9 more states sue SEC over climate disclosure rule

Nine states this week sued the Securities and Exchange Commission (SEC) over a rule that requires publicly traded companies to disclose some climate-related information to potential investors.

The lawsuit, led by the state of Iowa, comes after 10 states separately sued the SEC over the rule last week.

The rule in question requires publicly traded companies to reveal risks that climate change may pose to their business. It also requires some large and midsize companies to disclose how much carbon dioxide is emitted by their operations.

Its opponents are arguing that the rule creates unnecessary burdens for businesses and forces them to reveal information that they may need to keep confidential.

“Not only will this mandate impose costly red tape on businesses, but it will devastate our supply chain and hurt Iowa family farms,” said Iowa Attorney General Brenna Bird (R) in a written statement.

Her suit was joined by Arkansas, Idaho, Missouri, Montana, Nebraska, North Dakota, South Dakota and Utah, as well as a group called the American Free Enterprise Chamber of Commerce.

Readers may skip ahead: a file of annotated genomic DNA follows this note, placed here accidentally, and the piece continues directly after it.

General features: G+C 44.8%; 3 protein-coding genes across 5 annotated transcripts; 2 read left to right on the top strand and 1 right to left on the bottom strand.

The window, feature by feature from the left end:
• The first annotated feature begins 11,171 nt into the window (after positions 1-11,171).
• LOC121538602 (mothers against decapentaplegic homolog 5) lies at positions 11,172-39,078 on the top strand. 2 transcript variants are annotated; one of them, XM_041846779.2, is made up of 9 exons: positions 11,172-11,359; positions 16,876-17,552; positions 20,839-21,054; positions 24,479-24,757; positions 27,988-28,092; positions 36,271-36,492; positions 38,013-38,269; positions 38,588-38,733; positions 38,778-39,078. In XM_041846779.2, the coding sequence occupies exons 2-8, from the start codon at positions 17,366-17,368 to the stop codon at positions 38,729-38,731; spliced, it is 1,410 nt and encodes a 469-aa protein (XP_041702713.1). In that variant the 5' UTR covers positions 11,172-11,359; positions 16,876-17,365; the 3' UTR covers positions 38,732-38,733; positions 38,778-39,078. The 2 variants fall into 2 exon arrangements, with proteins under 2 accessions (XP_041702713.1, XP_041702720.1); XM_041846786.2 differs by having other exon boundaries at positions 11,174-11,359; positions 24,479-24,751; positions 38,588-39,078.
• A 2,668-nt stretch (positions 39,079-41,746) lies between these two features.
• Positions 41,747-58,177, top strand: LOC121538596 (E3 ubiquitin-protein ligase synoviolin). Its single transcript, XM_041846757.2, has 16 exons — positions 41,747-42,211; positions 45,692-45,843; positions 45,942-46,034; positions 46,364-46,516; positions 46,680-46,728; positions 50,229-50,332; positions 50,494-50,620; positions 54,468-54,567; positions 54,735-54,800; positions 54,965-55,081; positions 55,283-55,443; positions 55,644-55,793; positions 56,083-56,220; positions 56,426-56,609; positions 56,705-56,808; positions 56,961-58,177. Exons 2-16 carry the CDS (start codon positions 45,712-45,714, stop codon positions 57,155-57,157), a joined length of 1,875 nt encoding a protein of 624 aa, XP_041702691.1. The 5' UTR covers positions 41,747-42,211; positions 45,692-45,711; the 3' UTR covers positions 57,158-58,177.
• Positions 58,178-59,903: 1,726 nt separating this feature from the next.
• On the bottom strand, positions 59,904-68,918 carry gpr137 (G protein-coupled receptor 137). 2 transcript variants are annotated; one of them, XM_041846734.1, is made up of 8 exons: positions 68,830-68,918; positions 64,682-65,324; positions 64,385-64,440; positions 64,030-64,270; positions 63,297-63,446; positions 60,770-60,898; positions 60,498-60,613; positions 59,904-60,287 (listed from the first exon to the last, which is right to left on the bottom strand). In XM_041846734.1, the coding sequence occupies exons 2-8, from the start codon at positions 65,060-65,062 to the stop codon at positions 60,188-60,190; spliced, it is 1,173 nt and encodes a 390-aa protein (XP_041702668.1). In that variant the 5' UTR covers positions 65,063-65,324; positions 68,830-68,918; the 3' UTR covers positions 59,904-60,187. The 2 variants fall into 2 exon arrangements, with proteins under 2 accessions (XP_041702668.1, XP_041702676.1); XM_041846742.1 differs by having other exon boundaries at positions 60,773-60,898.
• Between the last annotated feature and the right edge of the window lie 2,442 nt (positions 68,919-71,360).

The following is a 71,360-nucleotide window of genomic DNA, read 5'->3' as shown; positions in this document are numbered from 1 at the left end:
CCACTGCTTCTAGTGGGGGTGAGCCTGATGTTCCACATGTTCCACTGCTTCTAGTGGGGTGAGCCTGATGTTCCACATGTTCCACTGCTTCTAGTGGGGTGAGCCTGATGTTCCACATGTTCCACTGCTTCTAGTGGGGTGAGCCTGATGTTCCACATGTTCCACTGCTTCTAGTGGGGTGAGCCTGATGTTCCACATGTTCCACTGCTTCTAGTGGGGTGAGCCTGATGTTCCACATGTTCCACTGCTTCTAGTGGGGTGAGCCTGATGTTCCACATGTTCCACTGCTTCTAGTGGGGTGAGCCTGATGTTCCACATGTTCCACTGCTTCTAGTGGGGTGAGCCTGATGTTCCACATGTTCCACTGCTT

The states on the previous lawsuit are West Virginia, Georgia, Alabama, Alaska, Indiana, New Hampshire, Oklahoma, South Carolina, Wyoming and Virginia.

On the other hand, environmental advocates have threatened their own suit over the rule, arguing it does not go far enough, especially after it dropped proposed requirements for some companies to report emissions that come from the use of their products, such as an oil company reporting the emissions caused by the burning of its fuel to power cars.

Asked to comment on the new lawsuits, an SEC spokesperson said the commission “undertakes rulemaking consistent with its authorities and laws governing the administrative process and will vigorously defend the final climate risk disclosure rules in court.”

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